So here I am.

I have the opportunity at my door and God in my heart. It’s time to take the plunge and it’s time to live.

Wish me luck,


Home Sweet Home

•July 19, 2010 • Leave a Comment

“Home is a name, a word, it is a strong one; stronger than magician ever spoke, or spirit ever answered to, in the strongest conjuration.”

-Charles Dickens

After a long and exciting couple of months abroad, I can finally hang my head within the confines of my own home.  Granted, this blog entry is over a month late, but it is the thought that counts, right?  It was one thing to keep an updated blog in Australia, but now that I’m back in the good ol’ U S of A, I wonder whether or not I’ll be able to keep this up.  The writer within me screams yes while the procrastinator mumbles maybe later.  Although, I suppose if my dream career of a travel writer is to become a possibility, I should keep this up for as long as a can.  Like I’ve said many times before in this blog, I don’t know who actually reads this stuff (but a strong thank you to whoever does! It really does mean a lot).  So where was I?…

Oh right!  Well, after some time in the Land Down Under it was finally time to come home.  It took roughly 19 hours of flying to make it all the way from Brisbane to Sitka, Alaska.  It was a long trip, but it was worth every neck-cramping, lack-of-leg-space, baby-crying-behind-me, ear-popping minute of it.  I was even lucky enough to be met by beautiful weather!  (Remember, we’re talking Sitka standards here).  That evening, while I should have been in bed catching some much needed Z’s, I stayed true to my Alaskan roots and went to a bonfire instead.  It was like receiving a breath of fresh air.  It was like although I had been living in this alternate reality, nothing in Sitka had changed.  Not really, anyway.  The beauty of these familiar  surroundings were just as enchanting as they’d ever been, like they had just waiting for me to return (particularly the no-see-ums).  I’ll admit it was strange knowing that just 24 hours prior I was standing Australia, but there was something that seemed so welcoming about the Alaskan wilderness despite being away for so long.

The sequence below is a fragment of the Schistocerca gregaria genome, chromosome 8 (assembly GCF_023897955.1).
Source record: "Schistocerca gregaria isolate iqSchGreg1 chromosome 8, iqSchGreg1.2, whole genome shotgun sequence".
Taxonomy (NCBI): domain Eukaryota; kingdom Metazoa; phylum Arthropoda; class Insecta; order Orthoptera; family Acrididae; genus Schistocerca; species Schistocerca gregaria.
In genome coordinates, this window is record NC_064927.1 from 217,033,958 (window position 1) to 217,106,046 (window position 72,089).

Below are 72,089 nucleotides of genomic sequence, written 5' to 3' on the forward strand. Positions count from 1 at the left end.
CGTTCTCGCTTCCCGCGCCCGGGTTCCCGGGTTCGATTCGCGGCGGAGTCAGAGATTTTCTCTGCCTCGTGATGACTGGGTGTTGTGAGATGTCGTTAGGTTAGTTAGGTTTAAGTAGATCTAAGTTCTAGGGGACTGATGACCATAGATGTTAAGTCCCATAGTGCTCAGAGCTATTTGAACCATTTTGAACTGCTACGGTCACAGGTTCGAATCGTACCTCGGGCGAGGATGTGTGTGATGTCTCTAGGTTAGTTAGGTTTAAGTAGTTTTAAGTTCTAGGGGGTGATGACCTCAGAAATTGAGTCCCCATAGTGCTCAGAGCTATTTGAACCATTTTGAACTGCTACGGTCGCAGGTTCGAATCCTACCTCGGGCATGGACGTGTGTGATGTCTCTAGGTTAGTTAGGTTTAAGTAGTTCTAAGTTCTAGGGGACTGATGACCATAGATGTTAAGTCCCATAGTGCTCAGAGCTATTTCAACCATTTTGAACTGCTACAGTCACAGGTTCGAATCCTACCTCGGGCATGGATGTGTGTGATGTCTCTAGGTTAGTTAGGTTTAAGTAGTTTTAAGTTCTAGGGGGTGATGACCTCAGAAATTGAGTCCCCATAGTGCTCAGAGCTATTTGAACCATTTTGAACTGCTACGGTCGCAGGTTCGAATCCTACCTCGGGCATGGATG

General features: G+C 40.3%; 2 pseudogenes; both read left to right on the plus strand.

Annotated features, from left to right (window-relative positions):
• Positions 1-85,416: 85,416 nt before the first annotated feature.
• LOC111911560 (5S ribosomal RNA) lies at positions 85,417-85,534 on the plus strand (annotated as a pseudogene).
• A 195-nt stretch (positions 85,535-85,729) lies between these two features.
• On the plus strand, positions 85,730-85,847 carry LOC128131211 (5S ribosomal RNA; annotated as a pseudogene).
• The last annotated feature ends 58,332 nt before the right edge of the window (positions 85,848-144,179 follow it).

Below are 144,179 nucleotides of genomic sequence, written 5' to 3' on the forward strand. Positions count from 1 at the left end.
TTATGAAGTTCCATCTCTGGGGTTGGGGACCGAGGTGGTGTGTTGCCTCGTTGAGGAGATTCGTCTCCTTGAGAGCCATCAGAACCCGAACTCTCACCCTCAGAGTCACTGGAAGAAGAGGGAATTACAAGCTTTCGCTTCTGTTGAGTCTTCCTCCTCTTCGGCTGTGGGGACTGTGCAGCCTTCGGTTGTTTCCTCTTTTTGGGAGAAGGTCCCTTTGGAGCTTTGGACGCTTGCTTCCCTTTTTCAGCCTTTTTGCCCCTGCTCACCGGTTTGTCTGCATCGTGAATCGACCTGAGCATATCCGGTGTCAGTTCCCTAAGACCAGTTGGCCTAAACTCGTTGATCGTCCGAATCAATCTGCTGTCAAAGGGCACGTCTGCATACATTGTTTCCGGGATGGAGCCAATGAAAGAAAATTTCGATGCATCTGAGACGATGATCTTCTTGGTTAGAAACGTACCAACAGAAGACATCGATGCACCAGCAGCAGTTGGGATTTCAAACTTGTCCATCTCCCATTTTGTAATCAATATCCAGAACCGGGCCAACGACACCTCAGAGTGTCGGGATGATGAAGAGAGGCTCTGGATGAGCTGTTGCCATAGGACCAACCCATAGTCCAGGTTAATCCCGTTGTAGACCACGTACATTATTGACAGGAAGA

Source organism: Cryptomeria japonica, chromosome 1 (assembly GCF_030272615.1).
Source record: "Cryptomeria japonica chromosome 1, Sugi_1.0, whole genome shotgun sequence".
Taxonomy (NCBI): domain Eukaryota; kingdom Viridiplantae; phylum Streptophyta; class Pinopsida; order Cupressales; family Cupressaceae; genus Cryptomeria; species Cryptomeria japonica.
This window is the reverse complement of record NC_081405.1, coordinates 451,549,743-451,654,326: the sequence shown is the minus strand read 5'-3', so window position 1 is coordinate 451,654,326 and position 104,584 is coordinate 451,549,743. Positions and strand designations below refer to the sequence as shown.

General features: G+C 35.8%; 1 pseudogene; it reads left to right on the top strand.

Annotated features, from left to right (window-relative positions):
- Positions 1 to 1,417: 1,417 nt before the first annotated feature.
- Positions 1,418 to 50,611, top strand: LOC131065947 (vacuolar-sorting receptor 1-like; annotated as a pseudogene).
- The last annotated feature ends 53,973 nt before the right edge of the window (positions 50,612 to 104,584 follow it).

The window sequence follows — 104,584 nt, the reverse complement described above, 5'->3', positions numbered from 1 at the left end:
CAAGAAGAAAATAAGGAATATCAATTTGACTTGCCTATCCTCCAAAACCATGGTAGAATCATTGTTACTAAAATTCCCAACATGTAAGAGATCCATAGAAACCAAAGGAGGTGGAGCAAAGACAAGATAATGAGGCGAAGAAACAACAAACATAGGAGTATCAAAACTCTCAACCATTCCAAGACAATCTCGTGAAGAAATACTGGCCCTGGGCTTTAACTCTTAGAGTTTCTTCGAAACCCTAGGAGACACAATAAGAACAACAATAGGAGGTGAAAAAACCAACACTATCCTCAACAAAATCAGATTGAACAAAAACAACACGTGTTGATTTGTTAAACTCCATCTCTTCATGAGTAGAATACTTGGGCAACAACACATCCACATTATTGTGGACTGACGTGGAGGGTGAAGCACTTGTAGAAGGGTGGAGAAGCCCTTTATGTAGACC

(despite me shivering in my many layers trying to acclimate).


•June 26, 2010 • 1 Comment

“Life is partly what we make it, and partly what it is made by the friends we choose”

-Tennessee Williams

My time in Australia has been a truly unforgettable experience.  Through trial and error, risks and adventures, the last several months of my life, despite hitting a couple rough patches, were absolutely amazing.  But it goes without saying it wasn’t just this beautiful country that has made this experience amazing.  When it comes down to it, behind every great experience was a person that helped make it that way.  So, as a tribute to my friends here, but mostly as a way for me to always be reminded how great everyone is and because I’m horrible with goodbyes and wouldn’t be able to say half of these things in person, I write this blog entry.


Throughout this entire journey, from filling out our applications for the College of Global Studies to cleaning our Village apartment for the very last time, Caitlin has played a significant role.  Together, we have endured apartment roommates from hell, conquered deadly masses of rainforest leeches, lived to tell the tales of very questionable bus rides, gorged ourselves with delicious Nando delicacies, mopped floors more than any normal person should have to, and bared witness to the humorous things drunken people will do and say in public areas.  I know my experience in Australia wouldn’t have been the same without her.  She is an awesome roommate and was always there if I needed someone.  Needless to say it was really nice to travel to a foreign country with someone I already knew from home.  I’m pretty sure without her I would’ve gotten completely lost more often than I did.